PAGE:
VA regulations allow the VA to deny compensation benefits to veterans that that receive undesirable discharges if the VA makes a determination that the discharge is for willful and persistent misconduct.  The VA has been blanketing finding such discharges prohibit the payment of veterans benefits, finding that almost any reason for discharge is willful and persistent misconduct.  The VA also has illegally been holding that nothing short of insanity as a reason for the undesirable discharge will overcome this regulatory bar to benefits.

Our firm sucessfully argued in a recent single judge non-precedential case that the VA must consider the history, length, and meritoriousness of a veteran's service before it can find that there is a bar to benefits.  Thus, in this case, a veterans history of combat service was important. The Court found that the Board of Veterans' Appeals (BVA) must consider whether a veterans combat history caused willful misconduct or not.  Our client's discharge from service was because his Vietnam combat experiences and the resulting PTSD symptoms caused his AWOL and misbehavior in service.  The veteran was a hard and capable sailor, but his PTSD symptoms caused the AWOL and misbehavior off-duty.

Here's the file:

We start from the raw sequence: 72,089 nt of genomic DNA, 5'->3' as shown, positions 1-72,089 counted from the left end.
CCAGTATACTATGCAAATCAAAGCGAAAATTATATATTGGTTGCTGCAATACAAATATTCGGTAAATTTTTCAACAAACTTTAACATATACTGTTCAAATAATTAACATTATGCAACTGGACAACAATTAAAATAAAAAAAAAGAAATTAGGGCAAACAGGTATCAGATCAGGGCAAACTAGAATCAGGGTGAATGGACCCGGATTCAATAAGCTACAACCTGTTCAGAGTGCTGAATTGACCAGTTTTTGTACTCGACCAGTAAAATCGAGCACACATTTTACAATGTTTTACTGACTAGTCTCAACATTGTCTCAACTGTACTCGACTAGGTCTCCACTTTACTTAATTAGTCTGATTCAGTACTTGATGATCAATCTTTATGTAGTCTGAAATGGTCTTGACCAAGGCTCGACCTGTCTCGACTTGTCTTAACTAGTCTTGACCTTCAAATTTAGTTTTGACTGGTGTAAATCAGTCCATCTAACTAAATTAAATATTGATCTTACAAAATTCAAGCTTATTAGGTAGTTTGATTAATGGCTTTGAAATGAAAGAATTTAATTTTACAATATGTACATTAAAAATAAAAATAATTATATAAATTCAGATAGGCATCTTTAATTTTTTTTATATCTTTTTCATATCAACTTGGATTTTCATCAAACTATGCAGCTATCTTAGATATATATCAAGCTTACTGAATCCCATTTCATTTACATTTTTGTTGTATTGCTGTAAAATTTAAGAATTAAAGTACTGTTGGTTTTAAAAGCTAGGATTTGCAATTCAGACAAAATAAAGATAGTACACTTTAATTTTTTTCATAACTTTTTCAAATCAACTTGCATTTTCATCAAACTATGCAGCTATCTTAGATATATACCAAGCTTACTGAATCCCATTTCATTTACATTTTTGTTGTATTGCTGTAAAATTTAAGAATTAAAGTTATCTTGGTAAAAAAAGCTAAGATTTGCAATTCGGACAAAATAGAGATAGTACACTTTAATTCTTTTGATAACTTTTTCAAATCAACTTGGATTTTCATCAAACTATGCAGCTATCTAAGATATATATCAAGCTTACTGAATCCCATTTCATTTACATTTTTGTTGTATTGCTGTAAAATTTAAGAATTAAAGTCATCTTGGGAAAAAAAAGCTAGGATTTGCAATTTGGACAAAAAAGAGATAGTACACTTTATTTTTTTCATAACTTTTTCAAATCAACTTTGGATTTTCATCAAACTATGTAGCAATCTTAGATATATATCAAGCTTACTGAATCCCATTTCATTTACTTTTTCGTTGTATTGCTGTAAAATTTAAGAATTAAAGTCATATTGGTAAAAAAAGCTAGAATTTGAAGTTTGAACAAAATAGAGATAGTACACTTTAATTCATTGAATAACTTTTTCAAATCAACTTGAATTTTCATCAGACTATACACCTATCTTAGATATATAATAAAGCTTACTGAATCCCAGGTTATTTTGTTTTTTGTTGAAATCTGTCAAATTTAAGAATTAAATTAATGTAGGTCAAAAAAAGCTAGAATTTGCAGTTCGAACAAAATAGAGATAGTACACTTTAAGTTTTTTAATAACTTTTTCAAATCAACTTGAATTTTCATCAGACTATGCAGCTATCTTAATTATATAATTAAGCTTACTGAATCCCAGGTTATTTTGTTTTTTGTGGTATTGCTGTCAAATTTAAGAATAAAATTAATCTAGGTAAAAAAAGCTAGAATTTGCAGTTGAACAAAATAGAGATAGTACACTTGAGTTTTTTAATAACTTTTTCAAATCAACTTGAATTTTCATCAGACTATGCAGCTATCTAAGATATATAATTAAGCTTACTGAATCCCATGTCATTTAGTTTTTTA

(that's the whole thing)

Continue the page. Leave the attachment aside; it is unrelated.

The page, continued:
The Court said that VA could only bar benefits to a veteran if the misconduct was willful.  The Board erred by not considering whether appellant's misconduct was willful or caused by PTSD.  If the misconduct was due to PTSD, the discharge would not be due to "willful and persistent misconduct" and the VA could not bar benefits for the veterans service-incurred PTSD and Agent Orange related disease.

 

 

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